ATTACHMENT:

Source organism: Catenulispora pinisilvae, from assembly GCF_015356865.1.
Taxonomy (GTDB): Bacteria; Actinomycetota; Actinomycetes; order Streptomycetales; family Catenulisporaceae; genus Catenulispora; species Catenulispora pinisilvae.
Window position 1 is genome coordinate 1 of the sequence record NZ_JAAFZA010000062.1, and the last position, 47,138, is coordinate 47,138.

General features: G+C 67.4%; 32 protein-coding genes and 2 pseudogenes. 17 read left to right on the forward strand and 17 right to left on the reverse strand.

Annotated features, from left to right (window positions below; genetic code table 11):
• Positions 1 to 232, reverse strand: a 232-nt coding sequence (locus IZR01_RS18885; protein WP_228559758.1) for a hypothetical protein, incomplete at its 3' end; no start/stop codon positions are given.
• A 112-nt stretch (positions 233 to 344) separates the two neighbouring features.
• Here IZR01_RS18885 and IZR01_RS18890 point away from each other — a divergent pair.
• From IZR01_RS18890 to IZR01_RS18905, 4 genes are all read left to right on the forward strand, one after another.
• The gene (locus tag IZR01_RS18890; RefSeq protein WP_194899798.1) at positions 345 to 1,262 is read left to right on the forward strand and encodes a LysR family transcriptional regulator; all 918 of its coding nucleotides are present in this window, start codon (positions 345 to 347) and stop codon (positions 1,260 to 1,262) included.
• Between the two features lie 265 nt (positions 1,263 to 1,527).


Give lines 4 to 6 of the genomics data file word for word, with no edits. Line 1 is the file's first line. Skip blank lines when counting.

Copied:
General features: G+C 67.4%; 32 protein-coding genes and 2 pseudogenes. 17 read left to right on the forward strand and 17 right to left on the reverse strand.

Annotated features, from left to right (window positions below; genetic code table 11):
• Positions 1 to 232, reverse strand: a 232-nt coding sequence (locus IZR01_RS18885; protein WP_228559758.1) for a hypothetical protein, incomplete at its 3' end; no start/stop codon positions are given.